- Express gratitude. If and when you get a response, let the person know that you appreciate their time.
Pick Up the Phone
Although it may not be your first instinct (and we know that many teenagers hate phone calls), there are certain moments when this may be your best bet. A phone call can let you ask follow-up questions, which may be useful if you have a complicated topic you want to discuss. Because of that, it also tends to create a more meaningful conversation.
Calling works best with the admissions office, rather than professors or student organizations. Professors may not always be in the office to answer their phones, and student organizations will likely not have an associated phone line.
- Do some prep—similar to the way you would if sending an email.
- Make a few notes. While you do not want to read from a script, having a list of questions to refer to in advance will help keep the call on track. It is also a great way to combat phone anxiety! Have someone else look over your questions beforehand.
During the Call:
- Introduce yourself. Share your first and last name and where you’re from. Do this every time you get transferred to another person!
- If transferred, then politely summarize why you are calling again. If you know who you want to speak to, then ask for them by name! If not, then ask if you’re speaking to the right person.
- Use your notes, but speak naturally. Admissions officers work in this field because they love talking to students. The best conversations are the ones that feel authentic and open.
- Be flexible. Conversations shift by nature, so go with the flow and ask follow-up questions if you need them. However, try to be mindful of how long the conversation is running and be respectful of the professor’s or admissions officer’s time.
- Take notes while, or right after, the conversation. This can help inform your supplemental essays to particular colleges.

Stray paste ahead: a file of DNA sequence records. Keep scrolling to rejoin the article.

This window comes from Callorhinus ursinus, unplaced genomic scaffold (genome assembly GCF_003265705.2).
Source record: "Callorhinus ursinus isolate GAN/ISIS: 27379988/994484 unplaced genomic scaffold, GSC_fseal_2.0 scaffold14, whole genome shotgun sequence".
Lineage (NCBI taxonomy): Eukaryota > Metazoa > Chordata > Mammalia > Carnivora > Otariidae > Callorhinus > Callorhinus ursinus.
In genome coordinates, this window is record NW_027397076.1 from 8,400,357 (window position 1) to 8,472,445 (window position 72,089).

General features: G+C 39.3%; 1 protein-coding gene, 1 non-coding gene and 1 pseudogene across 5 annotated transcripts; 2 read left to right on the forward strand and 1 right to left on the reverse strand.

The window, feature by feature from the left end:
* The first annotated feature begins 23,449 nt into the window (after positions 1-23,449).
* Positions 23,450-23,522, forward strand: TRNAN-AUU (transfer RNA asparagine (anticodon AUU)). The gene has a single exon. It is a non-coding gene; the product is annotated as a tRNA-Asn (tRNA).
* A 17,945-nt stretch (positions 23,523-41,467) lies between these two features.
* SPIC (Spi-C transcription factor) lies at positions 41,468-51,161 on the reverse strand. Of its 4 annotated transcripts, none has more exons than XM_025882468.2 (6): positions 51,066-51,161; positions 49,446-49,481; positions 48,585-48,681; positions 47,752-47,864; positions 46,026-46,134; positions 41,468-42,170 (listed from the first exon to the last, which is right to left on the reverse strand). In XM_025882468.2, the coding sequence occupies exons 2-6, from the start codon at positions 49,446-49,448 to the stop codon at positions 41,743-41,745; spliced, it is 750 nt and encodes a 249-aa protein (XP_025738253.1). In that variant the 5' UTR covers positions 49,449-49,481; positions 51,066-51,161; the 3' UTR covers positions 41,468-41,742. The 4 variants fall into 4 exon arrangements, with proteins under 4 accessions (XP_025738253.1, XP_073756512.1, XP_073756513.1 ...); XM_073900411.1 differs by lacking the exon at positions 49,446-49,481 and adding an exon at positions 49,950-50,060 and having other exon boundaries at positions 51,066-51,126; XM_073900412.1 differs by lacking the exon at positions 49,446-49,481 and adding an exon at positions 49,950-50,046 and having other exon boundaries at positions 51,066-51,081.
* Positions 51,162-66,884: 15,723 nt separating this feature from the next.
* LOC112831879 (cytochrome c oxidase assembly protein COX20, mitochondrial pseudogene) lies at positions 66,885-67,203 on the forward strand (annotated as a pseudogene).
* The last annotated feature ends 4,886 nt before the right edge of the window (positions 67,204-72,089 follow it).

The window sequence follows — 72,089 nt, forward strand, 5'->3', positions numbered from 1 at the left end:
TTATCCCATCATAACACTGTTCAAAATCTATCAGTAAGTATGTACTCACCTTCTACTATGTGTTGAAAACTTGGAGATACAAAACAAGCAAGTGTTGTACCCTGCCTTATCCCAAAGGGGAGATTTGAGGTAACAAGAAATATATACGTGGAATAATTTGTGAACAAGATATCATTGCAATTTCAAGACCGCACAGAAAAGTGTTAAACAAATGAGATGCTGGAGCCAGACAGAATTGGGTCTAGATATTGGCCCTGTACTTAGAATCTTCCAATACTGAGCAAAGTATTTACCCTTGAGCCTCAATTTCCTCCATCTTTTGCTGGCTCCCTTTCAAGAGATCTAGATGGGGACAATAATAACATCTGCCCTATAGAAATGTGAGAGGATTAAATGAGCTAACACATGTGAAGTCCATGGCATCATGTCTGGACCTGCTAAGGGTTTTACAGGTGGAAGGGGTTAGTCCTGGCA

- Send a thank-you email. Use your full name and high school again, and mention a specific detail from the conversation to help them remember you. Have a friend or family member proofread your email before you send it.
Reach Out on Social Media
This last option is the least formal and is likely best used for contacting student organizations. Groups like these may not have an easily locatable email address, but will probably have a Facebook, Twitter, or Instagram account. Reaching out to students or student groups in an informal way can help you gain a truly authentic sense of what your college experience would be like.
You might also reach out to a professor or researcher over LinkedIn. If you do this, then:
- Take a look at your social media profile and history first. While no one expects a perfectly polished Instagram, illegal, unethical, or discriminatory activity can paint you in a bad light.
- Take this opportunity to create, or spruce up, your LinkedIn profile. Beyond the college admissions process, this can be useful when applying for future internships or jobs.
- The four key rules from emails and phone calls remain: introduce yourself, think carefully about what you want to ask, be polite, and say thank you.
This kind of communication can serve so many different purposes. At certain schools, keeping in touch with your admissions officer can help your chances of acceptance. But reaching out is also crucial in gaining an authentic perspective on a given college and campus. This not only helps you write strong why college essays, but it also helps you choose the college that is ultimately the best fit for you.
Got any more questions? We can help.